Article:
First of all, there's the shape (this is a 1997 Chrysler minivan) which looks like nothing else my time traveler would ever have seen. It probably wouldn't even be obvious at first glance that it was a vehicle--the wheels are so much smaller than wagon wheels.
What is this strange little house made of? Parts are too thin to be wood, too curvy and large to be metal, just plain mysterious.
So, I invite my traveler in, he sits down on a seat that is more comfortable than any chair he's ever sat on or even heard of...then I show him the power controls...!
Is it cold? The heating system is way better than anything in my time traveler's world. Is it hot? The air conditioner offers comfort not available to kings and emperors.
So then I explain that it is, in fact a vehicle, and can be driven on public roads, safely, at speeds in excess of FOURTY MILES PER HOUR! (I'm understating here, because I'm sure he wouldn't believe that human life is even possible at speeds routinely reached on the highway. I don't want to strain his credulity too much.
So, if this isn't enough, I pop in a CD and suddenly there's a symphony orchestra in there with us. My time traveler is reduced to catatonic babbling...
It's really true, compared with all previous generations, even royalty, we live lives of unparalleled luxury. What a time to be alive!
Tova and I auditioned for the new M.I.T.G.&S.P. The Grand Duke. I sang "I Stole the Prince from" The Gondoliers
Well, didn't get leads, but Tova and I will be in the chorus of The Grand Duke. It should be fun. I've never seen this show in the flesh, but know most of the music from the London CD.
Film: (DVD) Do the Right Thing Spike Lee, 1989A lively and entertaining film, set in Bedford-Stuyvesant on a very hot summer's day. Lee's characters were very believable, as was the tragic race riot that ends the film.
First Grand Duke rehearsal.
Film: (DVD) Bonnie and Clyde Arthur Penn, 1967The kids hadn't seen this before. Certainly a classic.
Opera: (DVD) The Cunning Little Vixen Leos Janácek; Mackerras, Theatre de Chatelet 1995I'm a long-standing Janácek fan, but had never seen nor heard this charming opera before. Based on a comic strip, most of the characters are anthropomorphized animals. A very fine production, well sung, with excellent sets, though I didn't find the costumes too attractive.
Film: (Video) Thelma & Louise Ridley Scott, 1991I don't know how I managed to miss seeing this one before, I knew I would like it. One of the classic "buddy" films. Thelma (Geena Davis) and Louise (Susan Sarandon) are an Arkansas housewife and waitress, respectively, who decide to go for a short vacation together...which gradually turns into a crime spree across the Southwest. Highly recommended.
Book Colonization: Aftershocks Harry Turtledove, 2001The sixth volume in the Worldwar series, in which Earth is invaded by rather sympathetic lizard-like aliens in 1942. We're still the early 1960s, but since the Third Reich got knocked out of commission at the end of Colonization: Second Contact things are a good deal more peaceful in this volume, though the stalemate continues. As with others in this excellent series, the characters are varied and well drawn. Highly recommended, but you should start with Worldwar: In The Balance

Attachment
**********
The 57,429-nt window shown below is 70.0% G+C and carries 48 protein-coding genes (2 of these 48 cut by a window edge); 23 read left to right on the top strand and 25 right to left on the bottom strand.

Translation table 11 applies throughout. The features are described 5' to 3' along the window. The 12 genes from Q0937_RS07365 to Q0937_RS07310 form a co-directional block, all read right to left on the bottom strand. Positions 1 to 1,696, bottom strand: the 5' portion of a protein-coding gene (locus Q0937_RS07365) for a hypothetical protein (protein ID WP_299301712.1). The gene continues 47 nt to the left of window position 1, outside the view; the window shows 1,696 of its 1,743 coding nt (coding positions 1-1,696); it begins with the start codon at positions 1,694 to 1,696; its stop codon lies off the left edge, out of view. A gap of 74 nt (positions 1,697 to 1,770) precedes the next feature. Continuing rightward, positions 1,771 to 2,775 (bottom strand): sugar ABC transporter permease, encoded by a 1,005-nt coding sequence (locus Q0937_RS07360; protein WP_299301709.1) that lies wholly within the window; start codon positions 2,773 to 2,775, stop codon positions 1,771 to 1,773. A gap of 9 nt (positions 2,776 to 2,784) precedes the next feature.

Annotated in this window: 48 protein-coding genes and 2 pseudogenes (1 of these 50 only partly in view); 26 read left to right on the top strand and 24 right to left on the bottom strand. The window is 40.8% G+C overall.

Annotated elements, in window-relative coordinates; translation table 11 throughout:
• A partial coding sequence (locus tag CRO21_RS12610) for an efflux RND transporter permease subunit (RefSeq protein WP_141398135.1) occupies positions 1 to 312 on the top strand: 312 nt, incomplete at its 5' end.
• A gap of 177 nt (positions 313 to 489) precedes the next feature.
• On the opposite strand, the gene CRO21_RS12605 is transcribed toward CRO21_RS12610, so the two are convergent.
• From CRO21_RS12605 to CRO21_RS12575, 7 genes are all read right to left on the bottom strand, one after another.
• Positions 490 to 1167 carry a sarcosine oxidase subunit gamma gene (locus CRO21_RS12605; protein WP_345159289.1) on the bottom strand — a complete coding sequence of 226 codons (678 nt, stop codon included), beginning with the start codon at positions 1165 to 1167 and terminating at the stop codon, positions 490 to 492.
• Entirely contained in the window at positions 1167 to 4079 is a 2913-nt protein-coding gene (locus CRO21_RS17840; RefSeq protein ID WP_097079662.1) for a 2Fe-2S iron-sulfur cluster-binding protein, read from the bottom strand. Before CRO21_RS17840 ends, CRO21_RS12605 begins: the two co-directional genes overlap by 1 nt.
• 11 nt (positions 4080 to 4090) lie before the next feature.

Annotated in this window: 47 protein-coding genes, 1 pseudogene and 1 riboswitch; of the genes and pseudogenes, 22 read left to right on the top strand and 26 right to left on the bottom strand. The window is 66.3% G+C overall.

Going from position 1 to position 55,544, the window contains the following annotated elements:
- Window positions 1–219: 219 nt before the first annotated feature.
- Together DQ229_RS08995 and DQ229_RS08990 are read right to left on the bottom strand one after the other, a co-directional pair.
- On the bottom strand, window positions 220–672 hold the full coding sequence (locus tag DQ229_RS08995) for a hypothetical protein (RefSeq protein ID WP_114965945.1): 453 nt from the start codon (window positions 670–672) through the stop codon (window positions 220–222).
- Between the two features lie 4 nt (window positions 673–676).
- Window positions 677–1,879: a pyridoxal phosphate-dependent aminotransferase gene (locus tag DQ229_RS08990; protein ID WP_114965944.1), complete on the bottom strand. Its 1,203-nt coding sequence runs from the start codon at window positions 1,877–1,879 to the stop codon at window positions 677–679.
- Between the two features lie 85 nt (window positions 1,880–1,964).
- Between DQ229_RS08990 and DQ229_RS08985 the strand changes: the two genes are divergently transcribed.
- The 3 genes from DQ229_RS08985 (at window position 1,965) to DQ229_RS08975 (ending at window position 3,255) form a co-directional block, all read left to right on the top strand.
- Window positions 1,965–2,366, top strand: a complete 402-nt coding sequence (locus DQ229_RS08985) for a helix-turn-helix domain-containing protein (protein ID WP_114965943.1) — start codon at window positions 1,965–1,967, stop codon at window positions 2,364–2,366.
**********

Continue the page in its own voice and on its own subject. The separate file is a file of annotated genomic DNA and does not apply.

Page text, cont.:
|November-December, 1998||April-May, 1975|
|Books reviewed on this page:|
|The New Atlantis||Sir Francis Bacon||2/7/01|
|David Copperfield||Charles Dickens||1/17/01|
|Lest Darkness Fall||L. Sprague de Camp||1/12/01|
|A Traveler from Altruria||William Dean Howells||1/29/01|
|Colonization: Aftershocks||Harry Turtledove||2/24/01|
|Les Forceurs de Blocus||Jules Verne||1/30/01|
|Music reviewed on this page:|
|February 18, 2001||Theatre de Chatelet (DVD)||Janácek, The Cunning Little Vixen|
|February 4, 2001||M.I.T.G.a.S.P.||Rowe & Sullivan, The Zoo|
|February 3, 2001||B.S.O., James Levine||Mahler Symphony #3|
|February 3, 2001||George and his band at Harvey Finstein School of Music|
|November 29, 2002||Lorraine Bracco||The Graduate|
|November 23, 2001||Helen Mirren, Ian McKelln||The Dance of Death-August Strindberg|
|September 30, 2000||Tova/Black Box Theatre, Cornell University||The Maids-Jean Genet|
|May 30, 2000||Kelsey Grammer/Colonial Theatre||Macbeth|
|May 26, 2000||The Huntington Theatre Co.||King Hedley II|
|September 3, 1999||The Publick Theatre||Nine|
|August 21, 1999||Orange Tree Theatre, Ithaca, N.Y.||Sonata|
|August 13, 1999||Firehouse Theatre, Ithaca, N.Y.||Sister Mary Ignatius Explains it All For You|
|May 22-29||Newton South/North High Schools||Richard III|
|December 18, 1998||Newton North High School||The Bone Violin, May F lies|
|November 12, 1998||Newton North High School||To Kill a Mockingbird|
|November 21-24, 2007||Plantation, Florida|
|September 25-28, 2007||Las Vegas, Nevada|
|August 18-25, 2007||Truro, Cape Cod, Massachusetts|
|November 22-26, 2006||Plantation, Florida|
|September 25-28, 2006||Las Vegas (Interbike)|
|June 10-20, 2006||Santa Cruz, California|
|May 5-7, 2006||Aurora, Indiana|
|November 23, 2005||Plantation, Florida|
|September 26-29, 2005||Interbike, Las Vegas, Nevada|
|August 26-28, 2005||'Bentride 2005, Bath, N.Y.|
|July 21-24, 2005||Family Reunion, Saratoga Springs, N.Y.|
|April 29, 2005||Cirque de Cyclisme, Greensboro, N.C.|
|February 16, 2005||Indianapolis|
|November 24, 2004||Plantation, Florida|
|October 8, 2004||Santa Cruz, California|
|October 4, 2004||Las Vegas, Nevada|
|June 8, 2004||France, England|
|December 22, 2003||Halifax, Nova Scotia|
|November 27, 2003||Florida|
|October 31, 2003||Potomac, Maryland|
|October 10, 2003||Las Vegas, Nevada|
|September 21, 2003||New York, N.Y.|
|November 27-30, 2002||New York, N.Y.|
|October 8-13, 2002||Evanston, Illinois|
|October 4-8, 2002||Las Vegas, Nevada|
|July 3-9, 2002||Canso, Nova Scotia|
|May 24-27, 2002||Long Island, New York|
|November 21-24, 2001||New York City|
|October 16-19, 2001||Cape Cod, Massachusetts|
|September 29-October 3, 2001||Las Vegas, Nevada (Interbike Show)|
|June 16-23, 2001||Nags Head, North Carolina|
|October 5-14, 2000||Evanston, Illinois|
|September 30-October 2, 2000||Ithaca, New York|
|June 22-25, 2000||Urbanna, Virginia|
|October 7-13, 1999||Chicago/Evanston, Illinois|
|August 19-28, 1999||Ithaca, New York|
|August 12-13, 1999||Ithaca, New York|
|July 23-25, 1999||Bridgeton, Maine|
|November 25-28, 1998||Fort Lauderdale, Florida|